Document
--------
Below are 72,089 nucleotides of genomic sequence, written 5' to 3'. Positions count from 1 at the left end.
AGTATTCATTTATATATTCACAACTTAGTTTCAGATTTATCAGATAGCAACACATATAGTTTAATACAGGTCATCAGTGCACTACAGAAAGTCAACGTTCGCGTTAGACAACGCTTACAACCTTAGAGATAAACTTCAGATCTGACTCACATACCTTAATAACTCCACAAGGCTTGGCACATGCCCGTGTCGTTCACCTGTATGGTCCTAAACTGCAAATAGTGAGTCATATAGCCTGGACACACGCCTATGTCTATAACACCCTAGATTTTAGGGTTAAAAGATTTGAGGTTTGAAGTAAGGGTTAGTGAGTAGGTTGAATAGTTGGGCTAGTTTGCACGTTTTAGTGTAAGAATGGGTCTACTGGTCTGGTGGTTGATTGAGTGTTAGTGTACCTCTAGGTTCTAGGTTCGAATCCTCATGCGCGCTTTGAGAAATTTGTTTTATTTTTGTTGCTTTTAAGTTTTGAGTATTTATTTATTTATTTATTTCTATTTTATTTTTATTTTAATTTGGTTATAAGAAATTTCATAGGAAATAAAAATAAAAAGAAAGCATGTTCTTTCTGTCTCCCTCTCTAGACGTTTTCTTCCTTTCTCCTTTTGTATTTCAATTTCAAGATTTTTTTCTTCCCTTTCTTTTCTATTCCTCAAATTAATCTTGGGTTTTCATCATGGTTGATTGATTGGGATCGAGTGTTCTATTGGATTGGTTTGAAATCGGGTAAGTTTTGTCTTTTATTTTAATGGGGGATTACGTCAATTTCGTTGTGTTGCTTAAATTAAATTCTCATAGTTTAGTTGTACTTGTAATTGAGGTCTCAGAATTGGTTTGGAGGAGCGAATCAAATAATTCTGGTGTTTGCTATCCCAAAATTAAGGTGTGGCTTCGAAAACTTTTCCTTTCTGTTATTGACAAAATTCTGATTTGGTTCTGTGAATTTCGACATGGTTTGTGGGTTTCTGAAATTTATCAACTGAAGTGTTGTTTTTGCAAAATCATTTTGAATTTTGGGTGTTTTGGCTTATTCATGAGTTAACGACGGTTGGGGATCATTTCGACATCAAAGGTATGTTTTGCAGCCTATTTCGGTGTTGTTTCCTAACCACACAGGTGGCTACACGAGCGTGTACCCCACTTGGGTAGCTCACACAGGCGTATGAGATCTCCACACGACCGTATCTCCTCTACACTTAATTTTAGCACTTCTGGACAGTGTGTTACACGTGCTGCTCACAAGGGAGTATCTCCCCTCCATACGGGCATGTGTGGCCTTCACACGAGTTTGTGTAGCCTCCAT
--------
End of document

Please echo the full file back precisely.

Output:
Below are 72,089 nucleotides of genomic sequence, written 5' to 3'. Positions count from 1 at the left end.
AGTATTCATTTATATATTCACAACTTAGTTTCAGATTTATCAGATAGCAACACATATAGTTTAATACAGGTCATCAGTGCACTACAGAAAGTCAACGTTCGCGTTAGACAACGCTTACAACCTTAGAGATAAACTTCAGATCTGACTCACATACCTTAATAACTCCACAAGGCTTGGCACATGCCCGTGTCGTTCACCTGTATGGTCCTAAACTGCAAATAGTGAGTCATATAGCCTGGACACACGCCTATGTCTATAACACCCTAGATTTTAGGGTTAAAAGATTTGAGGTTTGAAGTAAGGGTTAGTGAGTAGGTTGAATAGTTGGGCTAGTTTGCACGTTTTAGTGTAAGAATGGGTCTACTGGTCTGGTGGTTGATTGAGTGTTAGTGTACCTCTAGGTTCTAGGTTCGAATCCTCATGCGCGCTTTGAGAAATTTGTTTTATTTTTGTTGCTTTTAAGTTTTGAGTATTTATTTATTTATTTATTTCTATTTTATTTTTATTTTAATTTGGTTATAAGAAATTTCATAGGAAATAAAAATAAAAAGAAAGCATGTTCTTTCTGTCTCCCTCTCTAGACGTTTTCTTCCTTTCTCCTTTTGTATTTCAATTTCAAGATTTTTTTCTTCCCTTTCTTTTCTATTCCTCAAATTAATCTTGGGTTTTCATCATGGTTGATTGATTGGGATCGAGTGTTCTATTGGATTGGTTTGAAATCGGGTAAGTTTTGTCTTTTATTTTAATGGGGGATTACGTCAATTTCGTTGTGTTGCTTAAATTAAATTCTCATAGTTTAGTTGTACTTGTAATTGAGGTCTCAGAATTGGTTTGGAGGAGCGAATCAAATAATTCTGGTGTTTGCTATCCCAAAATTAAGGTGTGGCTTCGAAAACTTTTCCTTTCTGTTATTGACAAAATTCTGATTTGGTTCTGTGAATTTCGACATGGTTTGTGGGTTTCTGAAATTTATCAACTGAAGTGTTGTTTTTGCAAAATCATTTTGAATTTTGGGTGTTTTGGCTTATTCATGAGTTAACGACGGTTGGGGATCATTTCGACATCAAAGGTATGTTTTGCAGCCTATTTCGGTGTTGTTTCCTAACCACACAGGTGGCTACACGAGCGTGTACCCCACTTGGGTAGCTCACACAGGCGTATGAGATCTCCACACGACCGTATCTCCTCTACACTTAATTTTAGCACTTCTGGACAGTGTGTTACACGTGCTGCTCACAAGGGAGTATCTCCCCTCCATACGGGCATGTGTGGCCTTCACACGAGTTTGTGTAGCCTCCAT